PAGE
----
NBA 2009 Draft Sleeper Watch: Darren Collison, UCLA

June 25, 2009

With the NBA Draft only hours away, it appears that this year's class will not be filled with the same amount of rookie-year stars as last year's 2008 class. Once the Clippers nab themselves an excellent talent in likely first pick Blake Griffin, the draft pool then becomes filled with numerous question marks and late bloomers.

Take seven-footer Hasheem Thabeet of Connecticut for example. Thabeet projects as a solid shotblocking force defensively and on the glass, but nobody can determine with certainty whether he will ever emerge as a true polished go-to option offensively on the block.

Another uncertainty lies with Spanish lead guard Ricky Rubio. Rubio has good size and has demonstrated poise beyond his years at the international level, but the book is still out on whether he create his own shot in half court sets. In fact, nobody knows at this point if he will even be available to play this season, as he is still contractually obligated to his current team in Europe.

Still, the one aspect of this draft that does remain clear is that the point guard position has more depth than any other. And of those point guard prospects, one of the most intriguing is potential late steal Darren Collison of UCLA.

Here is our evaluation of his talents:

Athletic Ability

Strengths: Collison is the son of two world-class sprinters, and thus, is blessed with speed and quickness to burn. He also has long arms for a guard of his size.

Weaknesses: Collison stands only 6'1" and despite four years of college, still remains relatively slight of build. As a result, he can struggle against more physical opponents.

Offensive Skills

Strengths:Collison can break opponents down with ease due to his above-average acceleration. To get into the lane, Collison does not require any screen-roll action, nor does he need to execute so much as a crossover dribble move. Instead, Collison can often bypass his man with his initial step and just one dribble. He also has an excellent handle.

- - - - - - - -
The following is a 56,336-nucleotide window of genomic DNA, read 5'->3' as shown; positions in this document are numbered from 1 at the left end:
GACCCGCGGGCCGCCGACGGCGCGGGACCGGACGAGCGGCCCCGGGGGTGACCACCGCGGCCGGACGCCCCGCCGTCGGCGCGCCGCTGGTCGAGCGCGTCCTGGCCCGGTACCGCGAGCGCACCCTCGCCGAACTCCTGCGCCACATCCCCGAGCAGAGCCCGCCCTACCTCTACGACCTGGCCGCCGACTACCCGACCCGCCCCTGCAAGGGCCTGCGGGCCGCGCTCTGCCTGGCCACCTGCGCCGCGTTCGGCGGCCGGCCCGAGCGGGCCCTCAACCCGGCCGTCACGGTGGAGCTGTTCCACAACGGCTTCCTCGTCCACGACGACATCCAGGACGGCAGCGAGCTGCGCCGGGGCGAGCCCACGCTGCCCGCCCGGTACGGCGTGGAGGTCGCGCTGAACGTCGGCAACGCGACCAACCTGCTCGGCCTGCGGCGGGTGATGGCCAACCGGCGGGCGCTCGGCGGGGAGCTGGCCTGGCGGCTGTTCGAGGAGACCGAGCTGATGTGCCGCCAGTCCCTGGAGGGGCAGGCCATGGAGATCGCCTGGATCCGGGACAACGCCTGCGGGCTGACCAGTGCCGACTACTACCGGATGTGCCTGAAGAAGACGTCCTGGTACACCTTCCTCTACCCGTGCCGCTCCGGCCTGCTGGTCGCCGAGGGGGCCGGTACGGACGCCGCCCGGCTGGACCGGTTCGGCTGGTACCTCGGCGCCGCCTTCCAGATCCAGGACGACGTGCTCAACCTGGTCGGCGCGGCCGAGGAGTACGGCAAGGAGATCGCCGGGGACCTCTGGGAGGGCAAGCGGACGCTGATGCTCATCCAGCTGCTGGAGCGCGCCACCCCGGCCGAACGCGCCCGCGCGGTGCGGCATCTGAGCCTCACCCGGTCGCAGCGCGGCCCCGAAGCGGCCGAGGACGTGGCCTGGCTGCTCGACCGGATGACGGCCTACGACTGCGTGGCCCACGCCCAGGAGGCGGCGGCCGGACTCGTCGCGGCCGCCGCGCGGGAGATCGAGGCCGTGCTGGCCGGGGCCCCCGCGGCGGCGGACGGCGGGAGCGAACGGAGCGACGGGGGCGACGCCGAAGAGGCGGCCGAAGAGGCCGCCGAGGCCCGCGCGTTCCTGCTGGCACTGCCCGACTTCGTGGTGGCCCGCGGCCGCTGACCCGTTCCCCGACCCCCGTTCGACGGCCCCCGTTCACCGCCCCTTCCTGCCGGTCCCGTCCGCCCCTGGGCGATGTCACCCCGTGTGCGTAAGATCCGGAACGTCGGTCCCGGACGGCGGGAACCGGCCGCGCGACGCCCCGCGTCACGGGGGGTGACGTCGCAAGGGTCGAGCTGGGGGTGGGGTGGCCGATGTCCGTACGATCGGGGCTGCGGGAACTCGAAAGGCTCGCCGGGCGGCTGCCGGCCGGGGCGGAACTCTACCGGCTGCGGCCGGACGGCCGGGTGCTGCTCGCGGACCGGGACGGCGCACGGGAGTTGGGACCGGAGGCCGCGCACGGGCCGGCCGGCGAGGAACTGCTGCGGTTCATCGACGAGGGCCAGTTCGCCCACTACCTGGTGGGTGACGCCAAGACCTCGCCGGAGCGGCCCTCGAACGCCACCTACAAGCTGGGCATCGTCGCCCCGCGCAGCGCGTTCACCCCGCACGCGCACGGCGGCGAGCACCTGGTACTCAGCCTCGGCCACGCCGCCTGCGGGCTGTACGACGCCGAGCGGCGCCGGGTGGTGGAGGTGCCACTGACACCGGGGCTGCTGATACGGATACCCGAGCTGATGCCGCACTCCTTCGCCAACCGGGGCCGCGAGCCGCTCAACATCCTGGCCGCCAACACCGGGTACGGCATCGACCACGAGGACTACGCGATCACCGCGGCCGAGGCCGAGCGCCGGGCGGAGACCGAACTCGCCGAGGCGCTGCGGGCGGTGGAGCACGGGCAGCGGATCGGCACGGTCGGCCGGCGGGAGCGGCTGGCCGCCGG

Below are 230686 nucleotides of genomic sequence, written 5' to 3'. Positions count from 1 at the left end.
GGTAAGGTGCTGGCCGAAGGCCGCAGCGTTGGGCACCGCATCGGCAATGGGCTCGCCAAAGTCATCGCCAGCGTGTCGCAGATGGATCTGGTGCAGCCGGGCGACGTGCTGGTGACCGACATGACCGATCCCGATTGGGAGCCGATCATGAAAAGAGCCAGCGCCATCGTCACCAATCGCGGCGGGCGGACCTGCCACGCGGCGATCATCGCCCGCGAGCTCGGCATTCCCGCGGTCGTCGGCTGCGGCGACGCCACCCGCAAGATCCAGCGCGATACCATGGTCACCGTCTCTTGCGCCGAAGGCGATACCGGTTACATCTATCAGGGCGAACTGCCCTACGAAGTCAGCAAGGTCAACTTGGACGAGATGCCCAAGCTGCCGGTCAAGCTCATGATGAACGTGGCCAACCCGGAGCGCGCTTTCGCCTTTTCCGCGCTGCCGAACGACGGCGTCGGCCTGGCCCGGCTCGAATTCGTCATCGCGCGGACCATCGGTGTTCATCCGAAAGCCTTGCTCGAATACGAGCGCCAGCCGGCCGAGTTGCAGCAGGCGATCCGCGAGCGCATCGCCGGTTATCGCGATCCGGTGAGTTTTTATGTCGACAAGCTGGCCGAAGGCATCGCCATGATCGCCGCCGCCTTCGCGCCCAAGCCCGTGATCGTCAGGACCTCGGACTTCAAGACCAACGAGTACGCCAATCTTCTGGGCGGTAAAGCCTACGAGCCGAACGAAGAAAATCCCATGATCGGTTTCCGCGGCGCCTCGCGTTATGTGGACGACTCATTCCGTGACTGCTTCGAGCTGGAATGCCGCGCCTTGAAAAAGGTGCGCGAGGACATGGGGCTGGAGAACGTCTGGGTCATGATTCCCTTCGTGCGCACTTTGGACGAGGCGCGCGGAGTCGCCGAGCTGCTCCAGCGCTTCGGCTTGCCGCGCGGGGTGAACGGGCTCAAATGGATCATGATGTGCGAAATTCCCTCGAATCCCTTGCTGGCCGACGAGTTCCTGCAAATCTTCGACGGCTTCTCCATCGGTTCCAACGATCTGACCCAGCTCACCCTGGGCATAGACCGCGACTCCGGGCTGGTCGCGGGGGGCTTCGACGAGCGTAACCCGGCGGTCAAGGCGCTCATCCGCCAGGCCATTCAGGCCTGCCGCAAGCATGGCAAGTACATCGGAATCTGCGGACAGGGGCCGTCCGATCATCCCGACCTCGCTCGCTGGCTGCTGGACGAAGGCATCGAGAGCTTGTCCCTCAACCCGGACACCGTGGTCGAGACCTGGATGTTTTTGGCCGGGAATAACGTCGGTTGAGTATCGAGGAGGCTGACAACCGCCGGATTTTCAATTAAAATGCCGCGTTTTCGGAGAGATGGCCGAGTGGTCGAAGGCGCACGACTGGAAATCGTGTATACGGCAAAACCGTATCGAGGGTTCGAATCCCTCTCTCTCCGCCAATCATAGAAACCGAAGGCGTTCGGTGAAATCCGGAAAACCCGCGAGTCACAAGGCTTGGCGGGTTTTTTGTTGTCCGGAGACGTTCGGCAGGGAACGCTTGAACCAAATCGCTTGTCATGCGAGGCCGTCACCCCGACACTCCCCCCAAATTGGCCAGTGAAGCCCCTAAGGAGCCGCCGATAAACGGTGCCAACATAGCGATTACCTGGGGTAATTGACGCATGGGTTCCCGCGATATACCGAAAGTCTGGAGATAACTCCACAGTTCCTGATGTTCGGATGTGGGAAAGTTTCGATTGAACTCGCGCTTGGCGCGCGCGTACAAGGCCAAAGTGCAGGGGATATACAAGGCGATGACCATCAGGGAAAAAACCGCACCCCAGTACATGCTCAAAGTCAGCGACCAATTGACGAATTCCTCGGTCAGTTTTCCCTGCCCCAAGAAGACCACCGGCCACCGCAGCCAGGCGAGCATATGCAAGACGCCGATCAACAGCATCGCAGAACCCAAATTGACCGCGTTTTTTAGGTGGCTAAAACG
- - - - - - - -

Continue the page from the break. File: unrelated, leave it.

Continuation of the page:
Around the rim, Collison prefers to finish with a series of floaters, runners, and tear drops, becoming fairly proficient at making such shots over the years.

Collison has proven to be an effective shooter from the collegiate three point line, particularly during his junior year when he hovered around 50% for most of the season.

Collison's pick-and-roll decision-making has been solid over the years, as UCLA coach Ben Howland has trusted his point guard's ability to execute this play in clutch scenarios.

Finally, Collison is an outstanding free-throw shooter, and an asset to have on the floor during tight games.

Weaknesses:Despite Collison's solid stroke, his release is a little slow, which could lower his percentage at the next level when facing aggressive closeouts from taller perimeter defenders. However, because Collison releases his J high and somewhat behind his head, his slow release might not be as problematic as anticipated.

Collison is not an aggressive or powerful finisher at the rim, preferring to make his buckets with finesse floaters. As a result, his shooting percentage could suffer.

Collison's mid-range game also is questionable, partly because he has chosen to keep it under wraps. Throughout his UCLA career, Collison has dutifully ran his coach's offense, initiating half-court sets and spotting up outside when necessary. What he has not done too often is go on individual scoring binges outside the confines of the offense. Thus, his pull-up, mid-range game has not been on full display.

Again, this too might be overstated, since he does appear to have an accurate stroke, and could eventually develop this aspect of his game, should he lack it at this point in time.


Strengths: Collison's speed, long arms, and defensive commitment can make him a genuine defensive pest to any team's opposing point guard. He is an excellent man-to-man defender with the ability to keep his man in front of him and contest shots with his reach. A prime example of this was seen during the NCAA Tournament, when Collison's tight D forced VCU's Eric Maynor into a missed shot at the buzzer.